The use of new electronic instruments is benefiting heart surgery patients.The patient was undergoing heart surgery, but the surgeon performing the operation wasn’t even standing next to the patient. Dr. Alon Stamler, a senior cardiothoracic surgeon at the Department of Cardiothoracic Surgery, Rabin Medical Center, Petach-Tikva, was performing the first robotically assisted, endoscopic cardiac bypass surgery in Israel. He conducted the operation while seated across the operating room at a specially designed console.

The technique being used at the Rabin Center is known as Endoscopic Atraumatic Coronary Artery Bypass. The first Endo-ACAB procedure in Israel was conducted in early November. Since then, six additional patients have had similar minimally invasive operations, using the same technique.

Stamler is the only surgeon in Israel performing robotic heart surgery. He works with a team of six to seven technicians and nurses who have been trained to work with the robotic system. Other surgeons in the cardiothoracic department are learning the technique as well.

The objective is to use a minimally invasive technique to repair the heart, providing greater accuracy and minimizing complications and recovery times. “Patients can usually go home in three or four days, or even two, if necessary,” Stamler said.

The first patient to undergo the procedure at the Rabin Medical Center was a 60-year-old man, who had previously had a coronary angioplasty. The operation performed by Stamler and his team was a single bypass operation and lasted six hours, including setup time. The patient is typically placed on a heart-lung machine in open heart surgery. In this case, the patient was not hooked-up to a heart-lung machine and the operation was conducted while his heart was beating.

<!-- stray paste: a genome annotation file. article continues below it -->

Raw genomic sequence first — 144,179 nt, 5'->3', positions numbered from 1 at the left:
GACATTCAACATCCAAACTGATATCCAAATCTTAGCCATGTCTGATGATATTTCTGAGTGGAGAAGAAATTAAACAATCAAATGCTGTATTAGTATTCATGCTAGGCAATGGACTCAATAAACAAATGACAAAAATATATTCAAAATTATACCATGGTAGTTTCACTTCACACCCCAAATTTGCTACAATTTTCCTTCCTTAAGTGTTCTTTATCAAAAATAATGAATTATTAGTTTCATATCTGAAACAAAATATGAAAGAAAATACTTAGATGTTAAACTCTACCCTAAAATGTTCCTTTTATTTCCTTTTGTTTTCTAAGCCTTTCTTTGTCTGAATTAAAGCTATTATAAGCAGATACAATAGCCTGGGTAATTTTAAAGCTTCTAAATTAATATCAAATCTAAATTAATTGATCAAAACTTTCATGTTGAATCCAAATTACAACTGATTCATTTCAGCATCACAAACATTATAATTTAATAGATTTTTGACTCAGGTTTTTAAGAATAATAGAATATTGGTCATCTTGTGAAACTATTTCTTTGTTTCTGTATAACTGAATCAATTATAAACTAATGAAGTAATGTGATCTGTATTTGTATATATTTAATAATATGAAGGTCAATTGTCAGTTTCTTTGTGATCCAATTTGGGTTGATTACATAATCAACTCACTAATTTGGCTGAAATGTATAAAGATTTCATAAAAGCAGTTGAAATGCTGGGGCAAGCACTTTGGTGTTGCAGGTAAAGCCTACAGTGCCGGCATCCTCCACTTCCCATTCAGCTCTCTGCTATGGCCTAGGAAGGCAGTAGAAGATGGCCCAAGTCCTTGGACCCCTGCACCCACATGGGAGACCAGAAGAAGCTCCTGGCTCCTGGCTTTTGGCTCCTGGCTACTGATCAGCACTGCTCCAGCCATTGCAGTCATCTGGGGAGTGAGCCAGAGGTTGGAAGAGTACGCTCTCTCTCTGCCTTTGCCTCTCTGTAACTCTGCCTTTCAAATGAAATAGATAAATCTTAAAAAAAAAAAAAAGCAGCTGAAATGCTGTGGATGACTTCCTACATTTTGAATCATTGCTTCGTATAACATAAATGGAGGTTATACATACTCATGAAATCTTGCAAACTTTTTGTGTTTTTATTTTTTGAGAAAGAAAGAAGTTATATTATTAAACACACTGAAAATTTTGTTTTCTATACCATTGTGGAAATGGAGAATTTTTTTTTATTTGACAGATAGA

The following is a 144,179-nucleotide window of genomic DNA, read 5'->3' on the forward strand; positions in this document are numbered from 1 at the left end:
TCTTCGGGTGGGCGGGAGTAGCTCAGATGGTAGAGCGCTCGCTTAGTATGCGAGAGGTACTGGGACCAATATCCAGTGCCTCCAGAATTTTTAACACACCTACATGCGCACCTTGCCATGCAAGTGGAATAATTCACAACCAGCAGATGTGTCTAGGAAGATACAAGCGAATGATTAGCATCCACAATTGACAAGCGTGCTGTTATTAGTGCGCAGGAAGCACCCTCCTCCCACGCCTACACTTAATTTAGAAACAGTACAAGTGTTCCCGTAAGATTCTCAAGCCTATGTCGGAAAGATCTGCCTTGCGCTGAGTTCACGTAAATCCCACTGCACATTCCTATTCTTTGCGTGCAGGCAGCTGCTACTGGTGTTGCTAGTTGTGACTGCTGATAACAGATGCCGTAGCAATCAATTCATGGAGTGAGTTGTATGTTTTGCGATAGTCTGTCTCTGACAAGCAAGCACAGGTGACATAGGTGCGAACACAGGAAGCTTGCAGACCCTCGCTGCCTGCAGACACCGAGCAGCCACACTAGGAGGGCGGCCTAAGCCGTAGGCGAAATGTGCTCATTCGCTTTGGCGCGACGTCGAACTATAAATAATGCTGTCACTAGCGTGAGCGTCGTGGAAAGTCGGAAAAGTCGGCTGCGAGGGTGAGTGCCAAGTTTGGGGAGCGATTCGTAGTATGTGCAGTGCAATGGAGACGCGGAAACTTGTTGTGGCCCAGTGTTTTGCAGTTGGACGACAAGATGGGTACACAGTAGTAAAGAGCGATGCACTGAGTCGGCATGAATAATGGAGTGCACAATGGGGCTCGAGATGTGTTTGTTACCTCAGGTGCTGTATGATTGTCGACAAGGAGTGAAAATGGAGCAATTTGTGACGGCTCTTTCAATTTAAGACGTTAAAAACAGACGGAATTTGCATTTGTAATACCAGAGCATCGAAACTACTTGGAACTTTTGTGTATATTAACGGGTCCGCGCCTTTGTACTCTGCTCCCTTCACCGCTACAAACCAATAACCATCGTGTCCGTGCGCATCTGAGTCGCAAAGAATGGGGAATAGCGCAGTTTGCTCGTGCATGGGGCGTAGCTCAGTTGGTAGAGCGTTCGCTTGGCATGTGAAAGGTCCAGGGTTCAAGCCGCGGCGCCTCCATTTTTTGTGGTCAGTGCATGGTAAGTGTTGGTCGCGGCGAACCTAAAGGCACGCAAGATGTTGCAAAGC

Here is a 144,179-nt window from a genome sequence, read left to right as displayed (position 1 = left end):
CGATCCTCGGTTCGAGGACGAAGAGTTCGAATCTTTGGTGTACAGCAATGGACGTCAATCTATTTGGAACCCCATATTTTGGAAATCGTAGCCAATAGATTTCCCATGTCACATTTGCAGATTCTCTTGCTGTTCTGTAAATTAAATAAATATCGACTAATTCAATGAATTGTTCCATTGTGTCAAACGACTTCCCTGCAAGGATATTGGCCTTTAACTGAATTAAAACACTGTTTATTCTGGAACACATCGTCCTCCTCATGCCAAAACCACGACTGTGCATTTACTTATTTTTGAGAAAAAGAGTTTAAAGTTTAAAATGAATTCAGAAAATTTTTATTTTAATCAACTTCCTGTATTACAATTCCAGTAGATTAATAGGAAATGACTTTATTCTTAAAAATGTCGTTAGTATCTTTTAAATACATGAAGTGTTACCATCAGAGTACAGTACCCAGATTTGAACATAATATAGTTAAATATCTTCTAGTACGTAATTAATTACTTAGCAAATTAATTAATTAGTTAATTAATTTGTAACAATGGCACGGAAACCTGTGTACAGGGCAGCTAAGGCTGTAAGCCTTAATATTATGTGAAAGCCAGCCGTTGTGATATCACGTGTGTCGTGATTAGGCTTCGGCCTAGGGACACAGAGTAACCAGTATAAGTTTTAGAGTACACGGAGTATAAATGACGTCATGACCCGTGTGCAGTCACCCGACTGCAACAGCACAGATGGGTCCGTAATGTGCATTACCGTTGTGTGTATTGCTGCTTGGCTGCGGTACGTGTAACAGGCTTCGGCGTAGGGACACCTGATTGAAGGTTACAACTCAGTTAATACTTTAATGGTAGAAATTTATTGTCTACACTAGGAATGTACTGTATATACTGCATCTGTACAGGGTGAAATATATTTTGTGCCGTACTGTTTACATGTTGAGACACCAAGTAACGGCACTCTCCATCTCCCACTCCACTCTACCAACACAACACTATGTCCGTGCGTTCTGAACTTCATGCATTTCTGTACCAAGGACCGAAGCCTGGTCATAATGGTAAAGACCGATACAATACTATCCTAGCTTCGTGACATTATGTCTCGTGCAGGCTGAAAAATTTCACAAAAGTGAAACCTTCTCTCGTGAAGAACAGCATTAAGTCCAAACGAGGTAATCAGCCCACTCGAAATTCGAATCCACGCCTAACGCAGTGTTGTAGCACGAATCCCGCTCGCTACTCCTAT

The set-up of the operating room for robotic heart surgery and regular surgery is quite different, Stamler said. Before heart surgery, the robot is brought into the operating room, the room is heated and all the monitors are brought in and hooked up. The robot’s arms (whose correct placement is extremely important) are attached to the patient’s bed only when the patient is under anesthesia. Even the anesthesia itself is different for this type of operation, which is performed with a tube inserted into one lung.

The surgery is conducted using a voice-controlled robot. The robot has three arms – one arm holds the camera, or endoscope, which provides three-dimensional images and gives the surgeon a better view of the area being operated on. The other two arms essentially replace the surgeon’s own hands and provide for greater stability and accuracy.

The procedure avoids opening the chest cavity, conducting the operation using three small points of entry. The camera is inserted via a small incision in the chest. The two additional small incisions serve as entry points for the surgical instruments. The surgeon views the images of the patient’s body on a large computer screen.

“We have reports of patients who have undergone (regular) surgery who after months still suffer from chest pains, sensitivity to heat to and cold and infections, which can be quite serious.” Stamler said. “With the new technologies, we do not have to open the whole chest cavity- and can sometimes make an incision as small as five centimeters (depending on the procedure).”

It was the idea of Dr. Bernardo A. Vidne, chief of the Cardiothoracic Surgery Department at Rabin Medical Center, to introduce the robotic systems. Because of its use of robotic devices, the Rabin Center is now receiving inquiries from local high-tech startups interested in developing a variety of peripherals that could be added to improve the system.
“This is exciting because it puts us in a position of not only being a department that utilizes cutting-edge technology, but also one that actually takes part in the development of new technologies,” Stamler said.

Robotic heart surgery in Israel is now focused on bypass operations. However, in the future, it will also be used for heart valve repairs and other procedures.

“Most of these patients feel like they are getting something that not everyone else is getting and that creates a special bond,” Stamler said.